Monday, April 27, 2009

More on Nouthetic Counseling

The other day, I realized something.

Over 70 percent of the hits to my blog are queries with the words "nouthetic counseling". This tells me that people are looking for biblically-sound counsel, but I'm surprised that my blog is popping up so high in the search results.

I think the subject deserves a nice new post with some useful links that may help you if you are indeed researching the ministry of biblical counseling. A couple of months ago, I posted excerpts of a book I am writing about repentance and healing from eating disorders, in which I discuss at some length the differences between secular psychology, mainstream "Christian" counseling, and the sola-scriptura approach of nouthetic counseling. I'll try and make this less wordy and more practical.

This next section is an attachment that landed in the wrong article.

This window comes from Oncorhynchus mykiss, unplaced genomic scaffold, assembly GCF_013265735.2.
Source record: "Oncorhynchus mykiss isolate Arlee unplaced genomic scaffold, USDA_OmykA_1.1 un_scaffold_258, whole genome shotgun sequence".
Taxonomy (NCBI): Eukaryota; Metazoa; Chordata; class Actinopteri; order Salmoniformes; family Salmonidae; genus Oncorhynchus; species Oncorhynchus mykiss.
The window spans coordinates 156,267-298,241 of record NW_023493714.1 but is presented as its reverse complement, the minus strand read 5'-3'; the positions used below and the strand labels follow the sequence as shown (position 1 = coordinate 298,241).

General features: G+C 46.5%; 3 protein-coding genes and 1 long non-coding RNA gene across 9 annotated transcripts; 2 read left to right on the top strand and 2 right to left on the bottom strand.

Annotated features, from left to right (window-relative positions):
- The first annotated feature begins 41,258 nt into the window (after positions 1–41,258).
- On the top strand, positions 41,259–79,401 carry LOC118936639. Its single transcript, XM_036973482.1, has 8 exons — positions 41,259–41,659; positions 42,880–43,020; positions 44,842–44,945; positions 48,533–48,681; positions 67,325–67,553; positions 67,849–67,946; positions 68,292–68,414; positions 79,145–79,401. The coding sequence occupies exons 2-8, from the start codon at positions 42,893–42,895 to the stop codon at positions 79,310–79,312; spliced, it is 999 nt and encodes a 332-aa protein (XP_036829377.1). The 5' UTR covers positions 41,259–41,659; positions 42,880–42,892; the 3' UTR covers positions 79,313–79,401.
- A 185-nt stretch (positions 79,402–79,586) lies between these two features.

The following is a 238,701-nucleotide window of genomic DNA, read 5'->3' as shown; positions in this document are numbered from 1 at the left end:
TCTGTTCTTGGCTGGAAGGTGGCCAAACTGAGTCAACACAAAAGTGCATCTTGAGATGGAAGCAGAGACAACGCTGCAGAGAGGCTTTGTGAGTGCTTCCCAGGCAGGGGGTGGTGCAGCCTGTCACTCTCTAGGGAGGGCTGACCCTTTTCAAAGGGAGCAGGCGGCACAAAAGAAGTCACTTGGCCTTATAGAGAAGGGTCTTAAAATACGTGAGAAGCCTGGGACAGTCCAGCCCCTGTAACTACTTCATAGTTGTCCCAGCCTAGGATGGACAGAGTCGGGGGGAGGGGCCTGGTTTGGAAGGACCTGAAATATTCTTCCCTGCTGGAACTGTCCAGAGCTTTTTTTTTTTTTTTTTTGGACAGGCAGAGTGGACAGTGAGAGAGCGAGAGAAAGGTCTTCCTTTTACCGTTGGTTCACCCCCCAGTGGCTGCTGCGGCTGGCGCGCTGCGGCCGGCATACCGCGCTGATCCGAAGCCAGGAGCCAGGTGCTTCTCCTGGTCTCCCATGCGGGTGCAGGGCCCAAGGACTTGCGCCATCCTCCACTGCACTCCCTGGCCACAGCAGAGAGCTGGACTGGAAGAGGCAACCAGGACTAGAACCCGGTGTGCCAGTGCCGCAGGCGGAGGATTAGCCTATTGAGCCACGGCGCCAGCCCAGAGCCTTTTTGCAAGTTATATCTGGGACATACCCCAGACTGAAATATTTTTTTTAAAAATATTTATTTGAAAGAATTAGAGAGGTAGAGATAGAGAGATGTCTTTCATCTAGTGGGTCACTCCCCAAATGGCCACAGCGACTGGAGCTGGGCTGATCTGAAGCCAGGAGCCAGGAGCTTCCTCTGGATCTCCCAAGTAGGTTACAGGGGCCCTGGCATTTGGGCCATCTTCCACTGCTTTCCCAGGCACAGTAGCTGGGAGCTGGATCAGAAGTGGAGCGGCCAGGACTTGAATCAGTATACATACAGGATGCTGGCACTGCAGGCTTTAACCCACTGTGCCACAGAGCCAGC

First of all, I am not a nouthetic counselor. I have not taken any courses or been accredited by NANC (the National Association of Nouthetic Counselors), although quite a few folks in my church are. (In fact, it was a nouthetic counselor from church who recommended Adams' and Macarthur's books on forgiveness to me, which I reviewed last month). I have read books by folks in the field, been studying theology and hermeneutics for a few years, and was restored completely by God from addictions. That's it. Now I encourage other women struggling in the same way, to apply the same biblical principles that helped me renew my mind. Many Christian women who have read my testimony online e-mail me for encouragement in battling eating disorders, which I am happy to provide. I also tell them to find a nouthetic counselor in their local area. NANC's website contains a Certified Counselor List by state. The Christian Counseling Education Foundation (CCEF) also has some great biblical counseling resources, as does the Institute for Nouthetic Studies.